LANSING, MI – Governor Rick Snyder says he hopes the state will start to enjoy some of the rewards next year of the difficult choices that were part of his plan to "reinvent Michigan." But he also says there are still school districts struggling with their budgets, and Michigan has some of the most-dangerous cities in the country.
Governor Snyder has this message for people who were hurt or offended by decisions the decisions he made this year:
"Hopefully this was reaching the bottom, these were difficult things," Snyder says. "Now let's reach forward in a positive way."
The governor's first year in office saw seniors' pensions taxed, money slashed from school and university budgets, and sweeping new powers for emergency managers.
And thousands of people showed up at the state Capitol to rail against those changes.
But the governor says big decisions were needed to end Michigan's persistent cycle of budget shortfalls.
"I think we laid most of it to rest and that was part of the goal and intention because it wasn't done to create difficulty for anyone," Snyder says. "We faced about a billion and a half dollar deficit. We were in serious financial trouble in our own right, and we needed to address that in some thoughtful way, in a way that was structurally sound for the long term and dealt with the short term issue."
As a result, the governor says, 2012 will not see cuts to K-12 schools and universities that made some people so angry in 2011. He does not rule out restoring some of that money if, as expected, the state shows a budget surplus come January.
But he says local governments and school districts still struggle with their budgets and, in some cases, the state may have to step in. He says that could include naming more emergency managers.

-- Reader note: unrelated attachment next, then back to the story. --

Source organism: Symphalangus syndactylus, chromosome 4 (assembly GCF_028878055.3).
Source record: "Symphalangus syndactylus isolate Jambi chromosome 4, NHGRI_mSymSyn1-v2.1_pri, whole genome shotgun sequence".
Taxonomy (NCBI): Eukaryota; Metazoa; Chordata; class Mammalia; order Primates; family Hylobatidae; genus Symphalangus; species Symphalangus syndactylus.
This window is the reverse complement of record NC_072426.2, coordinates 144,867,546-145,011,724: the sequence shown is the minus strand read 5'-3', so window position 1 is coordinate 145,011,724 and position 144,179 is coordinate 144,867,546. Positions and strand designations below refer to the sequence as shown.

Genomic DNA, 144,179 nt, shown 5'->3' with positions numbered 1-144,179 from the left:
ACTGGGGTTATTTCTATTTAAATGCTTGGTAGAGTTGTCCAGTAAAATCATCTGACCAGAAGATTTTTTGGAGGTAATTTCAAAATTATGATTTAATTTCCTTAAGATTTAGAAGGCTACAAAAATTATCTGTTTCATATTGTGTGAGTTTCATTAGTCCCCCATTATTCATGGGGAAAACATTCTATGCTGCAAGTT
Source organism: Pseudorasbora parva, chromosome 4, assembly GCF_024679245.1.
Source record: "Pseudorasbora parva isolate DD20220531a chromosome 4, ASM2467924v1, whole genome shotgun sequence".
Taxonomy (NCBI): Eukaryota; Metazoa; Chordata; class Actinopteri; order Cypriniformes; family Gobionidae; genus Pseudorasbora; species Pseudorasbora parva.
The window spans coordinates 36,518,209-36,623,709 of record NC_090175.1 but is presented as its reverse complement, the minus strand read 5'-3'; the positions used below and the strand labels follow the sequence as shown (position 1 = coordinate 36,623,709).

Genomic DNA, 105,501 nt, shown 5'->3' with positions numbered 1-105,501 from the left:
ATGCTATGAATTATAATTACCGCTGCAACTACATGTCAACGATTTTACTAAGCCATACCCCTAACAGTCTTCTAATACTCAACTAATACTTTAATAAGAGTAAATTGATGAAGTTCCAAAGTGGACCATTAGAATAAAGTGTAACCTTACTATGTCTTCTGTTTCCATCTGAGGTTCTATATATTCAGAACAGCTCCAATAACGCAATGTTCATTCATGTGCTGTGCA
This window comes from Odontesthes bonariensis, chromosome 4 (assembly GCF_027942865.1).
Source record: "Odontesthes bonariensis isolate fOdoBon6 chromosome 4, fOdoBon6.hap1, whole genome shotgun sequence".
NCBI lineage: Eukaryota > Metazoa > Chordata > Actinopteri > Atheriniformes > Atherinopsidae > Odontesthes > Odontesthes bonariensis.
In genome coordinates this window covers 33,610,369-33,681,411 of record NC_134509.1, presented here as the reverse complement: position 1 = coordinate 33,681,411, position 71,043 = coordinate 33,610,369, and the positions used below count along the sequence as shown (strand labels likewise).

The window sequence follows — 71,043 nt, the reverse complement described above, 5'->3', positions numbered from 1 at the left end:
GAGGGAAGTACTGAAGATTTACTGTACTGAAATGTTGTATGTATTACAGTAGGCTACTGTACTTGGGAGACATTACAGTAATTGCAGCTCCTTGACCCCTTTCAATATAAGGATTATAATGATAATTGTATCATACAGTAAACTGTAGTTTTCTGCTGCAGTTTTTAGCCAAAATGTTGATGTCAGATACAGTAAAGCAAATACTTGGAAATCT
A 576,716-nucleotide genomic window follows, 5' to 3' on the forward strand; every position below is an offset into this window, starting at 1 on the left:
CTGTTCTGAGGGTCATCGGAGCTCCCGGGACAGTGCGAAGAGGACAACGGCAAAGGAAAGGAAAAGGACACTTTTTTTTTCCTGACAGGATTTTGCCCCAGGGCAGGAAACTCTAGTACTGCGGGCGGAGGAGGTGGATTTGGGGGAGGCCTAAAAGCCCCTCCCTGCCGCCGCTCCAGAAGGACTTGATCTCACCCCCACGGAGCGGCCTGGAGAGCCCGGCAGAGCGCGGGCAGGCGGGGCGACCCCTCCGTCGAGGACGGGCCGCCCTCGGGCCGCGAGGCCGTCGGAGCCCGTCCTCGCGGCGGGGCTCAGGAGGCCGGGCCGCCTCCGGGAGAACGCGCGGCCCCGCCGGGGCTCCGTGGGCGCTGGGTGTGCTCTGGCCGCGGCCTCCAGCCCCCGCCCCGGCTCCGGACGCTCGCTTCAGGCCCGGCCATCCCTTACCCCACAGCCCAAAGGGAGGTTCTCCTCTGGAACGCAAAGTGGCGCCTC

"There could be, hopefully, a handful or less of communities or schools that are under financial stress and the goal is not to have them end up in financial receivership and that's part of the benefits of the law we passed was, is the early warning system is about a way to work on reviews, preliminary and formal reviews, consent agreements, hopefully to avoid that status," Snyder says.
That presumes the emergency manager law approved this past January survives a court challenge and a referendum drive.
But state officials say the law is working -- and they expect at least one of the five local governments under emergency managers to emerge from receivership in 2012.
The costs of police, fire protection, and jails are some of the biggest challenges facing local governments. The governor says public safety will be a priority next year.
"Because we need to do a better job there," Snyder. We have four of the Top 10 cities on the bad list for violent crime and that's not a good answer."
The governor says crime in Michigan, not to mention the heavy cost of incarcerating people, cannot be addressed without reversing a trend of disinvestment in mental health services.
"I think it's an area for improvement in terms of investing dollars because I think if you go into our corrections system, you can find people that if you look in their file, in retrospect, if would have been able to treat them earlier, they probably wouldn't be where they're at today and everyone would have been better off," Snyder says.
It's an agenda the governor will have to sell to a Legislature that's not always been receptive to his ideas. Democrats say they've been pretty much shut out of the discussions, and Republicans have found their GOP governor is not always as conservative as they are.
The Legislature's Republican majorities denied Snyder two of his biggest policy objectives this year. Plans for a new international bridge between Detroit and Windsor-Ontario got scrapped. So did online exchanges to shop for health insurance. Those exchanges are required as part of President Obama's health care reform law. The governor says he will keep pressing, bringing up his administration's mantra of "relentless positive action."
"We're going to keep the conversation," Snyder says. The part of the r' of relentless positive action is relentless, so we're going to keep working that."
He says that will start again in January when the Legislature returns to Lansing.